DOVER, Del. (AP) - Delaware House
Democrats narrowly approved a package of tax increases Thursday that Gov. Jack
Markell is relying on to help pay for his proposed spending plan for next
approved on a 26-13 straight party line vote, increases the annual tax on
limited liability companies and business partnerships from $250 to $300. It
also increases the minimum annual corporation franchise tax by $100.
No Republicans voted for
the bill, which received just one more vote than the required three-fifth
majority. House leaders twice postponed the vote in recent days because of the
absence of Democratic lawmakers.
Under state law, tax and
fee bills require three-fifths majorities in both the House and Senate, while
bills revising the state's general corporation laws require two-thirds
unsuccessfully pushed for a two-thirds vote requirement for business tax bills,
arguing that they altered corporation law by changing the financial obligations
of corporations and other business entities.
"If it doesn't pass
with two-thirds, then we have the potential of lawsuits," said Ron Smith,
an attorney for House Republicans.
But Andrew Lippstone,
Markell's chief counsel, argued that the legislation did not require a
two-thirds majority, which it failed to obtain.
"It's a revenue
bill," he said, adding that anyone trying to challenge the vote in court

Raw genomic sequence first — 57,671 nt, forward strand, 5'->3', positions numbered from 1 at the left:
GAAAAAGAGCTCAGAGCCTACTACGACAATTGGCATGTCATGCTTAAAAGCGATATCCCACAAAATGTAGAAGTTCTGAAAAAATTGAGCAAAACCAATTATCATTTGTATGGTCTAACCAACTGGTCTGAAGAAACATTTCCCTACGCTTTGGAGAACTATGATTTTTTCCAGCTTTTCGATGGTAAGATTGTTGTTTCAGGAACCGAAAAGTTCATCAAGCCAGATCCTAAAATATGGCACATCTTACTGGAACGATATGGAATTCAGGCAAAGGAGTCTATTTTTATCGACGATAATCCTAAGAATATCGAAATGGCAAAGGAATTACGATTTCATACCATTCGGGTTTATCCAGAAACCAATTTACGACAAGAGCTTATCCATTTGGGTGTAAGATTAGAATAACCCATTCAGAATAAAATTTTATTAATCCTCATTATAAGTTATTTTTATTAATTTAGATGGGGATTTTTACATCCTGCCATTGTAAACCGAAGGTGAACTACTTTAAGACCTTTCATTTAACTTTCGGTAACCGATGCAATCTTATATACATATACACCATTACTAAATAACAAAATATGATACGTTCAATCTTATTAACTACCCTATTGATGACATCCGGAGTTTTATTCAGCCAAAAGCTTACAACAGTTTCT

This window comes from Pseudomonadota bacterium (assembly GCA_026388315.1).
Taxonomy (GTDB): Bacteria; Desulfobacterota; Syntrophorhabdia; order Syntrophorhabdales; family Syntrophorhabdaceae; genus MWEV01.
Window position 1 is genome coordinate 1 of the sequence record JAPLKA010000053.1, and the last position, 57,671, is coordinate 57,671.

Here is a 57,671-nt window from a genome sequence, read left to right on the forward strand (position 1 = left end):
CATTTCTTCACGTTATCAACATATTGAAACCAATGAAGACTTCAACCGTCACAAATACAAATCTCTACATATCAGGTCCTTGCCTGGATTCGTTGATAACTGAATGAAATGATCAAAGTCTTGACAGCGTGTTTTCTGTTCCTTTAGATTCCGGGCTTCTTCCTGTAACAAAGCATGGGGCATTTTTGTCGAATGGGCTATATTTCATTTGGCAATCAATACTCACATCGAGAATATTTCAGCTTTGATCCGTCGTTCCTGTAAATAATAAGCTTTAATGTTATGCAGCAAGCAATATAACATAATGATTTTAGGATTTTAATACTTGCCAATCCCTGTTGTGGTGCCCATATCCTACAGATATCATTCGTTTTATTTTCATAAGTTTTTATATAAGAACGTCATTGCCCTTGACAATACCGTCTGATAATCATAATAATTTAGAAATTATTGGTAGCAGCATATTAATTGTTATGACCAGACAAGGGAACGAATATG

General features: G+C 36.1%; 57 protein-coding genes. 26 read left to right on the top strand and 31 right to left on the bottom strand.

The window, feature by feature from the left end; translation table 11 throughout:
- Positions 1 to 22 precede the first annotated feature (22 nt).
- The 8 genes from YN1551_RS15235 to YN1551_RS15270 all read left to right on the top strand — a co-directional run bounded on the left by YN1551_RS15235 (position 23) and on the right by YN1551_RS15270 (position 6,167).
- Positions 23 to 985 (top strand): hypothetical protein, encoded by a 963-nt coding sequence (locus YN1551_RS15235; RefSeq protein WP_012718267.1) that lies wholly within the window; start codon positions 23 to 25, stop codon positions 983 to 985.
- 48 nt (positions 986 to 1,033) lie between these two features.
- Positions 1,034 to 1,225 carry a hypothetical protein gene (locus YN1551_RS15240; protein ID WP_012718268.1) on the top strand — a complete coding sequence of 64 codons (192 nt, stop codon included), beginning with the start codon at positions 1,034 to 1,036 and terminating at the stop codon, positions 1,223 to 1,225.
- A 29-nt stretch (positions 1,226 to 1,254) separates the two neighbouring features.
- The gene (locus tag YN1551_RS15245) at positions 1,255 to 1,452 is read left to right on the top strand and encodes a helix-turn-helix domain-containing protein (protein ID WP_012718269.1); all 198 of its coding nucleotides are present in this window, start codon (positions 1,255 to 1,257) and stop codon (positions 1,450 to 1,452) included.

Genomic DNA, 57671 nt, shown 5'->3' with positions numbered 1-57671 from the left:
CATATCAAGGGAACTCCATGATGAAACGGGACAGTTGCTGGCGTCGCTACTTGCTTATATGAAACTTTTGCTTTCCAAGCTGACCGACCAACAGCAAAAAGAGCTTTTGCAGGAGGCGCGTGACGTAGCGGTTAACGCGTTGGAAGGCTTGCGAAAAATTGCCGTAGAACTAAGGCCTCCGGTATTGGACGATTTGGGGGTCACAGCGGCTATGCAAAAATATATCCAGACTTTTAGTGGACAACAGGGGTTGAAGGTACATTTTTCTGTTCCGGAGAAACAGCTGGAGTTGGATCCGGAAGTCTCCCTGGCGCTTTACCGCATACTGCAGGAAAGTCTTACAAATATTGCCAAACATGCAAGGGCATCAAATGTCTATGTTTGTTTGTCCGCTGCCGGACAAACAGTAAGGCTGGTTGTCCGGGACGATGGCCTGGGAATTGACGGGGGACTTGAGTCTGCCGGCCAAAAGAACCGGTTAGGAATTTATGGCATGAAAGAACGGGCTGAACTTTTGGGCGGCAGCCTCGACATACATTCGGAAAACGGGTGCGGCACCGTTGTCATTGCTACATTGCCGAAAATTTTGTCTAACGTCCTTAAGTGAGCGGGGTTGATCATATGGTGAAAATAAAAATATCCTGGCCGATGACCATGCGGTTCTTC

if the legislation becomes law would have "a very tough case."
say the tax increases should generate an additional $51 million next year.
Secretary of State
Jeffrey Bullock, whose department includes the Division of Corporations, said
the tax and fee increases would be effective this year if approved by the
Senate. Businesses would see the increases reflected in payments for this year
that are due next spring.
unsuccessfully to amend the bill to have the tax and fee increases expire after
three years, noting that many small business owners already are struggling with
higher workers compensation and unemployment tax obligations.
"I see business
people every day ... and they're concerned about the fact that this is one more
tax, one more fee, they have to pay," said Minority Leader Danny Short,
say the vast majority of tax and fee increases, more than 90 percent, will be
paid by business entities not located in Delaware, which is the legal home for
more than 1 million business entities, including more than half of all publicly
traded companies in the United States.
But a rough estimate by the administration indicates that some 40,000
entities doing business in Delaware could be affected by the legislation,